Building Trust During COVID-19By Jami Dix, Senior Client Engagement Leader
Sara Hannah, Managing Partner
In a span of mere weeks, companies and organizations around the globe are facing a slate of decisions they’ve never faced before. Brand-new work from home policies, the agonizing decision to stay open or close doors, how to balance care for people in an environment where working from home isn’t possible, and, for some, how to scale up in the face of unprecedented demand.
As we navigate so much uncertainty, one thing is clear: how we react, what we decide and the communications we send will either build or erode trust. It won’t be neutral.
The need to build trust in an organization isn’t new, but current demands make it more pronounced. Trust defined is: a belief in someone or something. If I asked you to think about the person you trust the most, you could likely make a list of behaviors pretty quickly. Perhaps you would say: they listened, they had my back, they told the truth even when it was difficult, they showed up in a predictable way, they challenged me, they were transparent in their thoughts and actions, they were vulnerable, they admitted when they didn’t know something, they gave the team credit instead of taking it all. Trust, after all is not a behavior in and of itself, but there are a whole host of behaviors that lead to the belief of trust.
If we grouped the behaviors described above, they would fall in four categories:
- Competence: Doing something right.
- Consistency: Doing things right over time.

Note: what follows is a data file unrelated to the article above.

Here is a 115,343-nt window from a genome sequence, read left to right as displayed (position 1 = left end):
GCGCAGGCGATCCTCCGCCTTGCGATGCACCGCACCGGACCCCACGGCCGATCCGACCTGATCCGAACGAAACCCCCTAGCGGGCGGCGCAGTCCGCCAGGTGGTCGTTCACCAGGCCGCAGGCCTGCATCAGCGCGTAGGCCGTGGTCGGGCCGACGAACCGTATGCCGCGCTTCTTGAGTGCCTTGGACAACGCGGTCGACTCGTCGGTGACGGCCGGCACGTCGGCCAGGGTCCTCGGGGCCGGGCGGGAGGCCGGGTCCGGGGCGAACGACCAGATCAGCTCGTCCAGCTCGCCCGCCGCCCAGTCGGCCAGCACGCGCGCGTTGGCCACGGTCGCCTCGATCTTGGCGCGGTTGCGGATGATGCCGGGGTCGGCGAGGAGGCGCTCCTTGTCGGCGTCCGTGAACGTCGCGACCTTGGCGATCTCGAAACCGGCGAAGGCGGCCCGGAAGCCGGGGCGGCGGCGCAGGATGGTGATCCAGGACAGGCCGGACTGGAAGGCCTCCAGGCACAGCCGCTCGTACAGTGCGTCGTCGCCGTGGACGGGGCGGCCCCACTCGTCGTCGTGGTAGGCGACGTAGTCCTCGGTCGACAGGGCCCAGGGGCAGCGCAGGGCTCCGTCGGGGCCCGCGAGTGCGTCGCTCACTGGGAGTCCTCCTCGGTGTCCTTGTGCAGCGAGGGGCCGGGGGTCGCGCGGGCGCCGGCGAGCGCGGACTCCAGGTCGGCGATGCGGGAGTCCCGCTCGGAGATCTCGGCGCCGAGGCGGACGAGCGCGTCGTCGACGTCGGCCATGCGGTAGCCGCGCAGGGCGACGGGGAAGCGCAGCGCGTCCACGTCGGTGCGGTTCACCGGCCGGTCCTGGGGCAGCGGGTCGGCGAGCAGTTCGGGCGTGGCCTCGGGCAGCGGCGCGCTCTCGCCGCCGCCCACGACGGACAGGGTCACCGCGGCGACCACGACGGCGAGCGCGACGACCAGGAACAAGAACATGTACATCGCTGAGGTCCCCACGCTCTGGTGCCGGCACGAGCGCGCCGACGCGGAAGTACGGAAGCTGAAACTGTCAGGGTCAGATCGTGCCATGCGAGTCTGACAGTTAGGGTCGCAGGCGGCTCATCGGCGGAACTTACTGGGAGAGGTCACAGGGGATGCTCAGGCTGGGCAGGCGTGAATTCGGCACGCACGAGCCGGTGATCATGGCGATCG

- Character: Doing the right thing.
- Compassion: Doing the right thing for people.
Which begs the question, how do we start building or strengthening trust in the workplace with the current COVID-19 environment? Display behaviors in all four categories.
- Really listen.
- Normally, we would suggest that you turn off technology to stay fully present. However, technology is the way you’re probably communicating. Keep the video on so you can both listen and pick-up on nonverbal communication.
- Connect with your people in a way that works for them.
- For those that are more expressive, working from home might be particularly challenging. Make the effort to schedule even a 10-minute check-in.
- For those who are less expressive, send an email or text to check-in.
- Not sure which way is best? Just ask.
- Send a hand-written note in the mail. They’re rare and memorable.
- Consider the difference between empathetic and non-empathetic responses:
- Be transparent with what you know and what you don’t know. Even when the news is not good. Saying, “I don’t know,” builds more trust than attempting to talk around an answer.
- Tell your team what your concerns are. This humanizes you as their leader.
- Be willing to accept your mistakes. Share what you learned with your team and how you will do it different next time.
- Identify trusted sources for information, both for your company and relative to COVID-19 procedures.
- Ensure all team members know what the procedure is if they begin to feel symptoms.
- Break-down work your team needs to accomplish into shorter milestones. Celebrate each accomplishment.
- Consider which of your team norms don’t have to change, but rather evolve. If you have a regular Friday afternoon touch base to close out the week, maintain the same schedule and do so virtually.
- Increase the amount you are communicating. Consider a daily (virtual if necessary) huddle to make sure each person is aligned to what needs to be accomplished and by when. Building trust and respect in a team can continue even while separated.
- While your team may not be able to take cues from your nonverbal communications as much anymore, they are certainly observing your tone, how messages are being communicated and where you display empathy. While we all flex to new ways of working, showing up as a consistent version of you allows your team to feel more secure as they navigate a considerable amount of change.
If you want to assess how you’re doing in building trust in any of these areas, the simplest way is to ask. Request feedback from your team on what’s going well and what could be going better. Listen. Implement the suggestions that make sense for your team. In doing so, you’ll begin to build or strengthen the belief of trust within your team.